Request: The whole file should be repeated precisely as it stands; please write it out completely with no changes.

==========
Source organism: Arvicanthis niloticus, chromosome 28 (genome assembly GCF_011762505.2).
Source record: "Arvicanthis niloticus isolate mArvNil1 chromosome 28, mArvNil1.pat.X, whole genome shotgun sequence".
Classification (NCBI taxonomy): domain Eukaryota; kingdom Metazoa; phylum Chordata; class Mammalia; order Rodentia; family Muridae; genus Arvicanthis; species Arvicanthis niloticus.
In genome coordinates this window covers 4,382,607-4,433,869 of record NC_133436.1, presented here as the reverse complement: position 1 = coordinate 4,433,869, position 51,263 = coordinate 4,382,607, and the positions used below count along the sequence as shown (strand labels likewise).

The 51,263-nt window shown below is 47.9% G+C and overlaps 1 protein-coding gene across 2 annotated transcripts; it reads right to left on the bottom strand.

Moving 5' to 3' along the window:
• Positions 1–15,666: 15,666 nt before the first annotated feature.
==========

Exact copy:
Source organism: Arvicanthis niloticus, chromosome 28 (genome assembly GCF_011762505.2).
Source record: "Arvicanthis niloticus isolate mArvNil1 chromosome 28, mArvNil1.pat.X, whole genome shotgun sequence".
Classification (NCBI taxonomy): domain Eukaryota; kingdom Metazoa; phylum Chordata; class Mammalia; order Rodentia; family Muridae; genus Arvicanthis; species Arvicanthis niloticus.
In genome coordinates this window covers 4,382,607-4,433,869 of record NC_133436.1, presented here as the reverse complement: position 1 = coordinate 4,433,869, position 51,263 = coordinate 4,382,607, and the positions used below count along the sequence as shown (strand labels likewise).

The 51,263-nt window shown below is 47.9% G+C and overlaps 1 protein-coding gene across 2 annotated transcripts; it reads right to left on the bottom strand.

Moving 5' to 3' along the window:
• Positions 1–15,666: 15,666 nt before the first annotated feature.